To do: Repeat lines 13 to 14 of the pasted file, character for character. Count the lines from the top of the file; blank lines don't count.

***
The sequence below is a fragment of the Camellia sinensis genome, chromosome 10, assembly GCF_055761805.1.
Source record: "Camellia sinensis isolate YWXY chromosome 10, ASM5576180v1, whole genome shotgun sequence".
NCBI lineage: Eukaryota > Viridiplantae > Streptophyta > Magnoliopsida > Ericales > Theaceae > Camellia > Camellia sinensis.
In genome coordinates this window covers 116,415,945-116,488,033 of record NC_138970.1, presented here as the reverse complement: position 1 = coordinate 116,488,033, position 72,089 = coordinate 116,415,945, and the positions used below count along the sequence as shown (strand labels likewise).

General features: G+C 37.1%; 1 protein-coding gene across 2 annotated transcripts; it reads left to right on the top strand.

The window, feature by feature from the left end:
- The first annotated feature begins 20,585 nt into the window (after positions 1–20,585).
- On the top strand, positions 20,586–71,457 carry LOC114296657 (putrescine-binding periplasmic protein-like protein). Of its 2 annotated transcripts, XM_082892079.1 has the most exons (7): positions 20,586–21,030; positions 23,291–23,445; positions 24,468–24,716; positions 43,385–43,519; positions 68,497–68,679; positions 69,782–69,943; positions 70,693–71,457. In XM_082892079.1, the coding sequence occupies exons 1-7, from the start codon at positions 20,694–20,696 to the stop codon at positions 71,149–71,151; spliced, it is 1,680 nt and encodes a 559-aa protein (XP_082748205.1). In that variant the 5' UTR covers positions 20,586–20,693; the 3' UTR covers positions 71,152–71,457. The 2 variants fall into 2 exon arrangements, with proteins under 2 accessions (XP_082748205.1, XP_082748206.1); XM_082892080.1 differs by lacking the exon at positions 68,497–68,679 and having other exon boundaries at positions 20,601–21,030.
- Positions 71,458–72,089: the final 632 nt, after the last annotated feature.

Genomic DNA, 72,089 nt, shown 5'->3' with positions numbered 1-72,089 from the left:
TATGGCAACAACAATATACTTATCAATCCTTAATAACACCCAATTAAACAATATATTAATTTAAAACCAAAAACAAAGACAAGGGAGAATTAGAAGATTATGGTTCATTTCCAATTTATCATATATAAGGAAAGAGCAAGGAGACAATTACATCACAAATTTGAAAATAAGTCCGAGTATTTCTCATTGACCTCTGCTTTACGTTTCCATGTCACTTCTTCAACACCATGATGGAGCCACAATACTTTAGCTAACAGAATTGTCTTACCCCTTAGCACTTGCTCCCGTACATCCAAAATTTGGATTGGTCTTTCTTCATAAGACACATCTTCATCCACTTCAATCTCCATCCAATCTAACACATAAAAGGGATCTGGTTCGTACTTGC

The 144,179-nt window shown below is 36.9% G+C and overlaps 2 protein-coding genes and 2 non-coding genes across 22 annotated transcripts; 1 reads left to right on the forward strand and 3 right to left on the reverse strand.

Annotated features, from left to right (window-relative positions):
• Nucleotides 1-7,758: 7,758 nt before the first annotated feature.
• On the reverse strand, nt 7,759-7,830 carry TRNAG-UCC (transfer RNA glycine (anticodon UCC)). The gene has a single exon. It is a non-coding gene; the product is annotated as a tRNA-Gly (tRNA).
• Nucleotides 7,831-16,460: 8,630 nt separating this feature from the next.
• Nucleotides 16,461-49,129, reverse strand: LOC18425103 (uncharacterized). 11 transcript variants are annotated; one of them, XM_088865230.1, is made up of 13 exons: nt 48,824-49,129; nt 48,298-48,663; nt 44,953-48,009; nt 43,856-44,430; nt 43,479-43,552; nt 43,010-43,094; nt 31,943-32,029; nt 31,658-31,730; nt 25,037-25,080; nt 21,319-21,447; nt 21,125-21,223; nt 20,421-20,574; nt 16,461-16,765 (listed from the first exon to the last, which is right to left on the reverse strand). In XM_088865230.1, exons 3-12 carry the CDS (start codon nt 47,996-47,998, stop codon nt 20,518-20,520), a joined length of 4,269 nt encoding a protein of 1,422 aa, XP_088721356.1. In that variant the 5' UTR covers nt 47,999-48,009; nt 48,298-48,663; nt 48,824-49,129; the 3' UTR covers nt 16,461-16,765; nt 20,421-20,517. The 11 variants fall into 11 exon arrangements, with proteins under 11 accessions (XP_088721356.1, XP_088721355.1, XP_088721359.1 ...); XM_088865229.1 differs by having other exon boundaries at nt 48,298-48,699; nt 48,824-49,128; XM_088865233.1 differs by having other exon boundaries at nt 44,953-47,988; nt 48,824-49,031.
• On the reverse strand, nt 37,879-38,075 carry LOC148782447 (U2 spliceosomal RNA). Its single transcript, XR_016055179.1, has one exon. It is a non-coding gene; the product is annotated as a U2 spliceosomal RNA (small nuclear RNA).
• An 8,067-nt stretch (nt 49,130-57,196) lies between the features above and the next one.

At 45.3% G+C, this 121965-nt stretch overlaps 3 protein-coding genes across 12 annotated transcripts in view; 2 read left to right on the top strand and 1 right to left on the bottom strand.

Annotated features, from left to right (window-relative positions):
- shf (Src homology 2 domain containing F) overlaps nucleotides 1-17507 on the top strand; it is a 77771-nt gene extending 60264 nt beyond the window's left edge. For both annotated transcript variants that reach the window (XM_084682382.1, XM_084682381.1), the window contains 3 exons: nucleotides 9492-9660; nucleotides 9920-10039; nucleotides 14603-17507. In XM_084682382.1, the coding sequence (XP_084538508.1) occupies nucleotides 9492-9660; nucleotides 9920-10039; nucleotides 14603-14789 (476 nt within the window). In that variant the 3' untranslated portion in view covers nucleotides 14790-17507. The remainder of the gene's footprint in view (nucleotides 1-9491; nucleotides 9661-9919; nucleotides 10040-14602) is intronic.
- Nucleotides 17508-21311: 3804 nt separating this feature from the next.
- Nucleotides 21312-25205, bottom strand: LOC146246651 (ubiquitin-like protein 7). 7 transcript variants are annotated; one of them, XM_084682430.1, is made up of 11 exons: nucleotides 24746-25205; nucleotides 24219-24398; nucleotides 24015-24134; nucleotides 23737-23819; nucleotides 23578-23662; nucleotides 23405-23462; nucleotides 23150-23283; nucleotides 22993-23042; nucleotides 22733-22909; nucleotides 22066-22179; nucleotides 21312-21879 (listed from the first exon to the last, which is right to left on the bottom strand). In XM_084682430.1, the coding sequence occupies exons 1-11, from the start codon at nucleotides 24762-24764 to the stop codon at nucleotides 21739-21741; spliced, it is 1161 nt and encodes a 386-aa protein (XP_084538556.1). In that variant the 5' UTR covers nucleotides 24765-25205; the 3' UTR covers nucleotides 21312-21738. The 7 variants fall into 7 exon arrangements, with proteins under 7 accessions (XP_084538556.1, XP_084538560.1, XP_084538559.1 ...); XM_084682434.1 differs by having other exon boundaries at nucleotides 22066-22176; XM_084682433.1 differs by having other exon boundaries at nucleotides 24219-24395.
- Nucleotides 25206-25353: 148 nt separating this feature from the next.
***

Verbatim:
Annotated features, from left to right (window-relative positions):
• Nucleotides 1-7,758: 7,758 nt before the first annotated feature.